Historic Home Tour

Marshall Michigan

Trinity Episcopal Church
101 E. Mansion Street

This Gothic Revival Church was completed in 1864.


Trinity Parish was organized in 1836 with its first services conducted in the local schoolhouse.

A village-wide canvas in 1837 raised more than $2000 for a frame construction building at the corner of Eagle and Green streets. In 1861, the parish began construction of the present Gothic Revival church utilizing native sandstone. The architect was Gordon W. Lloyd of Detroit, designer of many notable churches in Michigan. The builder was Nathan Benedict of Marshall. Despite delays caused by Civil War events and inflation, the building was finished in 1864, at a cost of $10,000. Additions were made in 1905 (parish house) and 1967 (kitchen, office and education rooms).

Of special interest are the varied and distinguished windows. The oldest, updated and unsigned, contains symbols of the sacraments of the church. From the 1880s is the “Good Shepherd” window and from the 1890s came the “Mary and Martha” window, the elaborately floral Dibble memorial window over the chancel and the “Jesus as Child and Man” window. The “Te Deum" window at the rear of the nave was a gift from parish and community benefactors Harold and Gladys Brooks in 1960.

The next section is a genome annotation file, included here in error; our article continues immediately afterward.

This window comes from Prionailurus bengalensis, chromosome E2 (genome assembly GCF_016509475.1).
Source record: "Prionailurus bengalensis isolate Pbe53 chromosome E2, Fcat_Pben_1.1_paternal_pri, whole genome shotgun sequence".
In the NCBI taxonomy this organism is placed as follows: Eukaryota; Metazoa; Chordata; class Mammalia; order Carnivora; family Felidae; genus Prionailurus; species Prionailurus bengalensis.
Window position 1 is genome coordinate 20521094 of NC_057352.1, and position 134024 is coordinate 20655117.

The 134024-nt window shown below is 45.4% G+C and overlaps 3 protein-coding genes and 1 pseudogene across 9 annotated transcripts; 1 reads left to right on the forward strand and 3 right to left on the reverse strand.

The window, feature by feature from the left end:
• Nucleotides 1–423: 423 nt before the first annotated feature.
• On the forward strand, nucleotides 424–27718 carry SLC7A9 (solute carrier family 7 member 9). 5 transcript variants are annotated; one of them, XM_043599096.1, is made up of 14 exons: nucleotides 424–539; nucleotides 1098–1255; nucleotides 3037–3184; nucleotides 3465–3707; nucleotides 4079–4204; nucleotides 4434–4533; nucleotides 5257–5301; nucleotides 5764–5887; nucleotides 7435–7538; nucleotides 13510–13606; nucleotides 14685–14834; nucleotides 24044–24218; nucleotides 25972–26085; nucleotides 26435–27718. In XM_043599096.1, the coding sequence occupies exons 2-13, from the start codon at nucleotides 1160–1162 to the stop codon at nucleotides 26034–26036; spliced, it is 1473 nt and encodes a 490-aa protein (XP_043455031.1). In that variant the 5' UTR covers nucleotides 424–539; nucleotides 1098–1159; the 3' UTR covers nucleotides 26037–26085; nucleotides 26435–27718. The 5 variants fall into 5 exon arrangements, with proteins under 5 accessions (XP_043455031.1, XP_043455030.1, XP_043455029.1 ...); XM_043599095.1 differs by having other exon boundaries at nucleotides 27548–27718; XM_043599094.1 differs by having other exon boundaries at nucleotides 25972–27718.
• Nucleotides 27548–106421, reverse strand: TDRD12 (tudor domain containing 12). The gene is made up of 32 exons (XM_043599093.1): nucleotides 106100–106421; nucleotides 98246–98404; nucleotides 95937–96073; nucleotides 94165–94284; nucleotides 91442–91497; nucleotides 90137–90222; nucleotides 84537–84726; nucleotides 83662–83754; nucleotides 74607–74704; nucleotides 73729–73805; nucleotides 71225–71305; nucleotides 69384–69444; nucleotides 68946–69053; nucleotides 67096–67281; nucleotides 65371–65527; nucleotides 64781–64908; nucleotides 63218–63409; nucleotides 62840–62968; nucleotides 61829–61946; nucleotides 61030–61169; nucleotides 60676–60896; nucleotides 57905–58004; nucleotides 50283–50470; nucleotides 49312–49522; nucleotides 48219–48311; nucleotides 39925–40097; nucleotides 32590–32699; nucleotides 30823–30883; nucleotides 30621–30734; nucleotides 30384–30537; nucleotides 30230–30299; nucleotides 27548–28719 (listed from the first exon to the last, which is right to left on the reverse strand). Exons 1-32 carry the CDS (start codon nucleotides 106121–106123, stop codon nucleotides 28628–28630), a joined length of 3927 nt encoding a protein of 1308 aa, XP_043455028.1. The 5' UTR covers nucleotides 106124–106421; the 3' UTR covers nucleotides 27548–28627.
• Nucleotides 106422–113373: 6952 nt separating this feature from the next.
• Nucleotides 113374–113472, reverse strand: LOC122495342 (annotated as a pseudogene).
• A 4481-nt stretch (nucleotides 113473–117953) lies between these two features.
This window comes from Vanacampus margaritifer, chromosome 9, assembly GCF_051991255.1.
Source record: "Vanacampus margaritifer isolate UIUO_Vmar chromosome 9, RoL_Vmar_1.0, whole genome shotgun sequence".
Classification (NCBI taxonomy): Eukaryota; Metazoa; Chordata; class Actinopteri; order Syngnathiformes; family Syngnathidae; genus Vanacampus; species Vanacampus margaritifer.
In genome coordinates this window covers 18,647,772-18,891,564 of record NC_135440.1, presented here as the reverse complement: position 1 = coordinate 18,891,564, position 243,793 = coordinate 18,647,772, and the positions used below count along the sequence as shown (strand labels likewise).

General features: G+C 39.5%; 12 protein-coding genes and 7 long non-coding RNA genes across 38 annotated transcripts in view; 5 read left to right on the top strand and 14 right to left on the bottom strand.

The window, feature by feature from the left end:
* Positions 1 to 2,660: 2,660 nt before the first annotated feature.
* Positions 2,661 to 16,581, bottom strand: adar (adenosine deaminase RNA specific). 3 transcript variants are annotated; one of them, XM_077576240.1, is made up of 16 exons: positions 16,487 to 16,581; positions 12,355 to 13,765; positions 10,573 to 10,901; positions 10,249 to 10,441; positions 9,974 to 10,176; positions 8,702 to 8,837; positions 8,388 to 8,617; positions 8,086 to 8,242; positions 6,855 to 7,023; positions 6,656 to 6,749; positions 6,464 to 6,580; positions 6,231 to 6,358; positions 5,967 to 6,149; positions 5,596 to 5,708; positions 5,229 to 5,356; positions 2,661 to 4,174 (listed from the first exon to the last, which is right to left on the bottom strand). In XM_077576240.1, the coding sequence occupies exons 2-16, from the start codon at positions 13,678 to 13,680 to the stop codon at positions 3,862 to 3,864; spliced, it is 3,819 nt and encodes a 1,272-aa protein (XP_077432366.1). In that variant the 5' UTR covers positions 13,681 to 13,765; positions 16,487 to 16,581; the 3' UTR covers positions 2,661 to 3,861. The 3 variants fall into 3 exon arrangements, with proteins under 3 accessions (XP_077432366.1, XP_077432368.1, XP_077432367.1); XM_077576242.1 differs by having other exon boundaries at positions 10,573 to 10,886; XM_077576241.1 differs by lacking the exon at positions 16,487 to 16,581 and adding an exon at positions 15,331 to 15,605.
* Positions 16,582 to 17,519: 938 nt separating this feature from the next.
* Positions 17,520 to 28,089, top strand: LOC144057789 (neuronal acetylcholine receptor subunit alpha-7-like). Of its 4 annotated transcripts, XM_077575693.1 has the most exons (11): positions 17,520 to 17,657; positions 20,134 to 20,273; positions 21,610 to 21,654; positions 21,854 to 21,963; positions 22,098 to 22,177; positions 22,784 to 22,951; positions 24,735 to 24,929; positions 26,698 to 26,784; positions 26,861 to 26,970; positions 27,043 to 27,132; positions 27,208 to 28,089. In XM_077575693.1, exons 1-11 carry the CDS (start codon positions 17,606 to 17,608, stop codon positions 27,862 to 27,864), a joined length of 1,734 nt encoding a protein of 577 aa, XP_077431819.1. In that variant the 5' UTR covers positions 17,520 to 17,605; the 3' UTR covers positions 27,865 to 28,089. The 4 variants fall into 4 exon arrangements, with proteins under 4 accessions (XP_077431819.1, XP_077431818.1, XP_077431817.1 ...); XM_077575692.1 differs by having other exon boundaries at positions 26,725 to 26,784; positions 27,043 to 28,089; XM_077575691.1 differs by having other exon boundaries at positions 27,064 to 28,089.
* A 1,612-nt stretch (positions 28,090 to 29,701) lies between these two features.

The organ (three manuals, 37 ranks of pipes) is by the M. P. Moller Company of Hagerstown, MD (1949/1961).

The Marshall Historic Home Tour began in 1957 as a kitchen tour sponsored by the Trinity Church Women. The tour grew rapidly, and in time, its direction was assumed by the Marshall Historical Society.

Please note that Sunday Church tours will begin at noon.

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